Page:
- Two photographs of the damage were sent to the Respondent by email on 6 April 2021. In a further email on 7 April 2021 to Ms Watson, Ms Roberts stated:
The tiles are all cracked at the top of the deck as well where the wood has fallen it’s all rotten. I’m worried we are going to go threw (sic) the deck with the rain we’ve had (as the wood that had fallen is under the back deck)…
- Ms Watson gave evidence that the back deck provided a second fire exit. That was not disputed by the Applicants.
- A quotation from AAMN Building Services tendered by the Respondent for repairs to the back deck contains a note: ‘Deck is not safe until all repairs have been made’. The repairs referred to were to remove the existing decking and install new decking.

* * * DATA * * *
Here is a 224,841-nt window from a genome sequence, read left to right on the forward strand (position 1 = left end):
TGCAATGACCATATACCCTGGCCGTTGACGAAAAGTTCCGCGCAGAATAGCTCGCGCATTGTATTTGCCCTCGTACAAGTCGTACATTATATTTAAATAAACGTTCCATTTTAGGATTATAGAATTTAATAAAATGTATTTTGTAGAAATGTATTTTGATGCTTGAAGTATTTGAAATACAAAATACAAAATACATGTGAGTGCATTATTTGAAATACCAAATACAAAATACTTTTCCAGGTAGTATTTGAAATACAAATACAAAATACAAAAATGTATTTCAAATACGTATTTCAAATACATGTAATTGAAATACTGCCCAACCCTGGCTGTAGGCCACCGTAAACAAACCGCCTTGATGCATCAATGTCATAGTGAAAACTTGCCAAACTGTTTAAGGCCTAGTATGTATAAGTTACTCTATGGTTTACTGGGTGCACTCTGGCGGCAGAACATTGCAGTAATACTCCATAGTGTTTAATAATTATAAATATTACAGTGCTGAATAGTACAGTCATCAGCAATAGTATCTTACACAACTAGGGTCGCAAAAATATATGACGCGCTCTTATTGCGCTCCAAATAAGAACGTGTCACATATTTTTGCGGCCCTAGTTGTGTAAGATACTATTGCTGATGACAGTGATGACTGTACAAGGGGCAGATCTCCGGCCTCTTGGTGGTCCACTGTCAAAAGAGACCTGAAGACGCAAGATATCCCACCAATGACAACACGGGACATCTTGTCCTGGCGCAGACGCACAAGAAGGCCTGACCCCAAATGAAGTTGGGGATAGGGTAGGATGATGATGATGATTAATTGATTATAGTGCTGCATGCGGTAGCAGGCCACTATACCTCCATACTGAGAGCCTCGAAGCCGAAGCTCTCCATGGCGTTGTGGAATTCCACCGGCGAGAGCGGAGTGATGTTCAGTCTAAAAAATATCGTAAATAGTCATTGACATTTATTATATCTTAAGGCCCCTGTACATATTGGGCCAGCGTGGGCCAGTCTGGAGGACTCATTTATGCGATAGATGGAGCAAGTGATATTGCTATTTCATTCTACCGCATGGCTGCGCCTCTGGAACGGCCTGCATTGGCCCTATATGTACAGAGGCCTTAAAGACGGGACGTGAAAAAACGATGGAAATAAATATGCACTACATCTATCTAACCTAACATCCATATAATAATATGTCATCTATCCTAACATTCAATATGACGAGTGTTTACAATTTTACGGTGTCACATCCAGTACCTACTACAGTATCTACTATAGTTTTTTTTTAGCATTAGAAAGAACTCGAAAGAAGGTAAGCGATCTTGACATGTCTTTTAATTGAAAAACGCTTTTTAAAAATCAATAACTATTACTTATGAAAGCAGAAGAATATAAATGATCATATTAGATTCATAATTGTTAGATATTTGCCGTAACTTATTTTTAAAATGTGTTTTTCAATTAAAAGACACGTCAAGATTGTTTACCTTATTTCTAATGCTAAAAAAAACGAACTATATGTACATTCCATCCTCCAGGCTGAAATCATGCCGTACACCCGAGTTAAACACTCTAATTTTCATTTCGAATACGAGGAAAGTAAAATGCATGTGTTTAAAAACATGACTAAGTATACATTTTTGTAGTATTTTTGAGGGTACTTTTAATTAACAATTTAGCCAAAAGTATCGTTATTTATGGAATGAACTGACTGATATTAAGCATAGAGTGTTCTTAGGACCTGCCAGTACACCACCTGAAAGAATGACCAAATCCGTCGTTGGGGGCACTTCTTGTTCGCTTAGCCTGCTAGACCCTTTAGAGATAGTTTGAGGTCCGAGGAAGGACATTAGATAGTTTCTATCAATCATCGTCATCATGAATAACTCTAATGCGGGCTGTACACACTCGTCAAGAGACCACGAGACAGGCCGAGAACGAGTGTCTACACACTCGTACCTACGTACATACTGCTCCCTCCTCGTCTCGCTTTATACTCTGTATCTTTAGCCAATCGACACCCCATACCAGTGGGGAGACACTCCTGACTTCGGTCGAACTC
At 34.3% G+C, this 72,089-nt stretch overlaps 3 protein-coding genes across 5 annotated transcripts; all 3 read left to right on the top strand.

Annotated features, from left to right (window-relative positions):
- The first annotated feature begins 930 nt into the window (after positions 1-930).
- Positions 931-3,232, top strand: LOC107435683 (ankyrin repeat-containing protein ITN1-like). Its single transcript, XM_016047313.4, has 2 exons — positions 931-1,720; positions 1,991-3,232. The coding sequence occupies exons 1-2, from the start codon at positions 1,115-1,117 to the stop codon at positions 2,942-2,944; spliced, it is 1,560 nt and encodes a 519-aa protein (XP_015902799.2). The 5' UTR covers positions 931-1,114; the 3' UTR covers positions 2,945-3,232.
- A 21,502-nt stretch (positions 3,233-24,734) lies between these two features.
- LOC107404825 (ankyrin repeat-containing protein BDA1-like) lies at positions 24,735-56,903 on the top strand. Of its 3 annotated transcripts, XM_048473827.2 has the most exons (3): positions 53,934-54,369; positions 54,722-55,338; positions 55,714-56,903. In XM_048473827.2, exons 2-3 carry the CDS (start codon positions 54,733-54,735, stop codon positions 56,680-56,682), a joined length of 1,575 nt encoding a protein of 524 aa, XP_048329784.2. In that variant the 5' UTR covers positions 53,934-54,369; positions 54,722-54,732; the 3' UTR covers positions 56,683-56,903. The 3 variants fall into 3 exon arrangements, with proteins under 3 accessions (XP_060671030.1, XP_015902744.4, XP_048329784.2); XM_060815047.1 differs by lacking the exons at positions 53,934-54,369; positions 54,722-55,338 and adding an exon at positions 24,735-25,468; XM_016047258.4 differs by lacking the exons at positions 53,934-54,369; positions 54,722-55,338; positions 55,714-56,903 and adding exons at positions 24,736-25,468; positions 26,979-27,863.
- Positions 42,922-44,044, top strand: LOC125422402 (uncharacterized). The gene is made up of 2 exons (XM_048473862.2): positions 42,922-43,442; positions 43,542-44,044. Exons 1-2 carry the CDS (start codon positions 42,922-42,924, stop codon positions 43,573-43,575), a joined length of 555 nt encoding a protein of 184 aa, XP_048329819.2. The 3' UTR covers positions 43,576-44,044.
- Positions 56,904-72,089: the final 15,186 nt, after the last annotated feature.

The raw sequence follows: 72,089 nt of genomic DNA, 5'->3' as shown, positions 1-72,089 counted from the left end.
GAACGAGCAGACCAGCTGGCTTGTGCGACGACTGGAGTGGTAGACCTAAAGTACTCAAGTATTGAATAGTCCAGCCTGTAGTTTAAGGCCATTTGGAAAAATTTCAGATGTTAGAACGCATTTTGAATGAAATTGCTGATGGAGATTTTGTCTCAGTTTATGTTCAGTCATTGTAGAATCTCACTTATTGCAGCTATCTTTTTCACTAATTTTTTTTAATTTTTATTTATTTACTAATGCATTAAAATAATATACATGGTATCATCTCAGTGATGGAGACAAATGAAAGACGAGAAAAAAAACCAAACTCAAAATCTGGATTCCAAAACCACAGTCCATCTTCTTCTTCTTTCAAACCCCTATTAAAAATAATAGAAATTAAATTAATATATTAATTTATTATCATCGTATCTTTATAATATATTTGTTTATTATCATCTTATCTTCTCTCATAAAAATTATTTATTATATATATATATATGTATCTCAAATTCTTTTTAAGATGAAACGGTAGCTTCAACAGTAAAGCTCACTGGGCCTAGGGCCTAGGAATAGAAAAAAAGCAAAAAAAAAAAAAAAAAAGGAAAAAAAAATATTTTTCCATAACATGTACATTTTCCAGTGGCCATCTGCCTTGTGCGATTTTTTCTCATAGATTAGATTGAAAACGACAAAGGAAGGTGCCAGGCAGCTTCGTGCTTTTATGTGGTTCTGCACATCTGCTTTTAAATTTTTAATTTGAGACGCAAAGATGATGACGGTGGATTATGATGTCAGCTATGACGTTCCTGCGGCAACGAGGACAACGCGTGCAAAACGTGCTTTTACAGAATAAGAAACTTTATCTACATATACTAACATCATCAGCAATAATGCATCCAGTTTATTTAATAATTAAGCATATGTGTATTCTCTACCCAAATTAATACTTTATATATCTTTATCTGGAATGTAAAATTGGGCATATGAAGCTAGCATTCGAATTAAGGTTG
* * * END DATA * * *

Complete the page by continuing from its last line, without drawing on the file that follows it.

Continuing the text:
- Ms Watson also submitted a statement to the effect that on 5 May 2021, she spoke to ‘Alex’ from AAMN Building Services who confirmed he would not be able to commence the works for two to three months. Ms Watson explained at the hearing that these events occurred when there was a ‘massive trade shortage’ due to the COVID-19 pandemic. An extract from the Queensland Building and Construction Commission website was tendered, printed on 11 October 2021, which states that the Queensland residential construction industry is currently impacted by an Australia-wide shortage of building materials and skilled trades, ‘due to market forces amplified by the COVID-19 pandemic’. Unfortunately, that extract does not indicate what the position of the construction industry in south east Queensland was in April – May 2021. The Respondent’s evidence about these matters was not challenged. I accept that the works required to remedy the deck would not have been able to be completed by a qualified tradesman within two months.